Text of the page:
It is only less than two months since Don Lane, a worker for courier firm DPD, died after DPD fined him £150 for having the audacity of attending a necessary hospital appointment. As a ‘self-employed’ worker workers like Lane have
very few effectively no employment rights. For example, fining a worker for attending a disability related medical consultation is potentially disability discrimination but could such a person make such a claim?
A firm such as DPD would probably, as Pimlico Plumbers did in the case that started in the Supreme Court today, say no and the basis of the of that denial is section 83(2)(a) of the Equality Act 2010 which states that a person may make a claim for discrimination if they are in “employment under a contract of employment … or a contract personally to do work”. Since many alleged self-employed workers do have a right of substitution – the ability to ask someone else to do the work (a substitute) – they do not have a contract to personally to do work and therefore they are unable to bring a claim for discrimination. The facts underlying the Pimlico case are worth repeating and bare more than a passing resemblance to the tragedy that faced Don Lane.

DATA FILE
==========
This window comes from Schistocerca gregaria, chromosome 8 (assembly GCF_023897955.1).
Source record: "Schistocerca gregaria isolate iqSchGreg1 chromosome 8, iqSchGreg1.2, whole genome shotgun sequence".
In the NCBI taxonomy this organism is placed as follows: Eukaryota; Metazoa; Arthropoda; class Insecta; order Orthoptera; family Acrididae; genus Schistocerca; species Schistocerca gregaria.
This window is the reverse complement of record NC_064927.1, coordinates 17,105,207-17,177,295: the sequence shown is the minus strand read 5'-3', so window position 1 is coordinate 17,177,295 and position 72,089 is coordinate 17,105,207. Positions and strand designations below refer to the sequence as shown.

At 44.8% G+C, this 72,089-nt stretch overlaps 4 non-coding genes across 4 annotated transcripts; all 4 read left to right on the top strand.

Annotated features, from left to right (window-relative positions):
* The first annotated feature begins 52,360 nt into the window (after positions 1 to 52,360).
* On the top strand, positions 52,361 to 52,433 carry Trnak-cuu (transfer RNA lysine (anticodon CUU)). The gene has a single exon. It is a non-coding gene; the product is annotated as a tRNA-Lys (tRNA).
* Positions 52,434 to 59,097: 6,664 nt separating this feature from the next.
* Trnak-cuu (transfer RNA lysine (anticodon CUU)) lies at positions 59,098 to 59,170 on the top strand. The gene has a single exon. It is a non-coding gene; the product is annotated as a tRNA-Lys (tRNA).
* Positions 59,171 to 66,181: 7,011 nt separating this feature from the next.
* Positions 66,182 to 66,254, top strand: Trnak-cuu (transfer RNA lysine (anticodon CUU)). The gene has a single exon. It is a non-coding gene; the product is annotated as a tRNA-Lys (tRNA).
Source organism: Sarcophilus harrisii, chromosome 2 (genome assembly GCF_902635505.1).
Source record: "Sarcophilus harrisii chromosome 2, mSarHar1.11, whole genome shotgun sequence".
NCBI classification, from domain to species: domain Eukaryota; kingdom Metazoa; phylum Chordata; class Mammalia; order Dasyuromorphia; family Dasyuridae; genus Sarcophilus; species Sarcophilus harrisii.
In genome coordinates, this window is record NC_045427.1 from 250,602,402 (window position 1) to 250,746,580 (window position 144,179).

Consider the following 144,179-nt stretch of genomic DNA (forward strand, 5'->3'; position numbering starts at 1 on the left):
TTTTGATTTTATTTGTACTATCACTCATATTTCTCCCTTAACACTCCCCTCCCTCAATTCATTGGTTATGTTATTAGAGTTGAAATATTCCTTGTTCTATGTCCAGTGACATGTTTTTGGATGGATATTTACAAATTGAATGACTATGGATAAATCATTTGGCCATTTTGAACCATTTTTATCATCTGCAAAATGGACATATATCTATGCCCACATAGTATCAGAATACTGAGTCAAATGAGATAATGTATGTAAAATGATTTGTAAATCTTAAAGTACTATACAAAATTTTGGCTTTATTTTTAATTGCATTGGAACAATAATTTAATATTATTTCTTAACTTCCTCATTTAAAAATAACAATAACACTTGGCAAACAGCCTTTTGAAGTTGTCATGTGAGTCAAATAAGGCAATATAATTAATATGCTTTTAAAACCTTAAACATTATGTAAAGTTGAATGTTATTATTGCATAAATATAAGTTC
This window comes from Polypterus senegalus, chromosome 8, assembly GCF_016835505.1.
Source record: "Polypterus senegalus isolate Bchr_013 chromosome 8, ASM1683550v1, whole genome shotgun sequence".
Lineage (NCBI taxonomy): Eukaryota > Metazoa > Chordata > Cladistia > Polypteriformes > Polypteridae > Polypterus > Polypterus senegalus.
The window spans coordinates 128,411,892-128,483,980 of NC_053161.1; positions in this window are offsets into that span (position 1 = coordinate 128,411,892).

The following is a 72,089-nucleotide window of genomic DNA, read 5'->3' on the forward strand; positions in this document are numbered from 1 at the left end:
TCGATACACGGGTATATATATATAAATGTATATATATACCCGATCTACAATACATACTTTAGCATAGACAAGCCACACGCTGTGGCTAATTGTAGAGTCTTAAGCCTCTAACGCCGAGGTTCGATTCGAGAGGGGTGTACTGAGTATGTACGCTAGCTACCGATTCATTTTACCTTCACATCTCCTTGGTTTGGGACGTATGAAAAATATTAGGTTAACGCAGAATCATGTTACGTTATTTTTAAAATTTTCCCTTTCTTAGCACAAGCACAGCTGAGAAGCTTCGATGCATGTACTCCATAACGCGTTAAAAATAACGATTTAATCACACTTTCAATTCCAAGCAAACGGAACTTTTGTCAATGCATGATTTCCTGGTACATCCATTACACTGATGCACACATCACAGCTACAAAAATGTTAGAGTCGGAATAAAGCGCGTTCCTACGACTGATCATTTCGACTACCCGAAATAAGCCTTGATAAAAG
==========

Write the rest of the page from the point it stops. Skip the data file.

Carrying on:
Mr Smith had worked for Pimlico for a few years as a plumber but had a heart attack. He wanted to reduce his hours of work but after making a request to do so which was refused Mr Smith was dismissed. He made a claim for unfair dismissal (which was struck out as he was not an employee), unpaid holiday pay as a worker (under EU law) and discrimination. The ET, EAT and Court of Appeal all found in favour of Mr Smith on the worker and s.83 points but it is this the Mr Charlie Mullin is challenging.
Whilst the judgement on worker status will be important it is the decision of standing to bring claims under the Equality Act that is most important and potentially far reaching.
The law on employment status in the UK is a farce with Parliament mandating that those with the most tenuous status having the least statutory rights to protect them from unscrupulous and domineering ’employers’ whilst employees who tend to me more secure in employment having the most.
Mr Mullins is doing the media rounds on how the case is different from Uber and his position is common sense but the bottom line is his argument is that workers like Mr Smith who have a claim they have been discriminated against and have had their livelihood’s destroyed should have no right to claim discrimination at all. That is not common sense, that is naked exploitation.
It is Parliament that have allowed this joke of employment rights (non)protection where the most vulnerable workers are given the lowest level of protection and right of redress to remain in place for so many years and, for all the noises, I do not see that the Taylor Reforms will make any real difference.
I hope that the Supreme Court has the sense to ensure that the attempt of Mullins, who will have every rogue employer in the country rooting for him, to remove most gig economy and self employed workers from the protection of UK anti-discrimination law fails.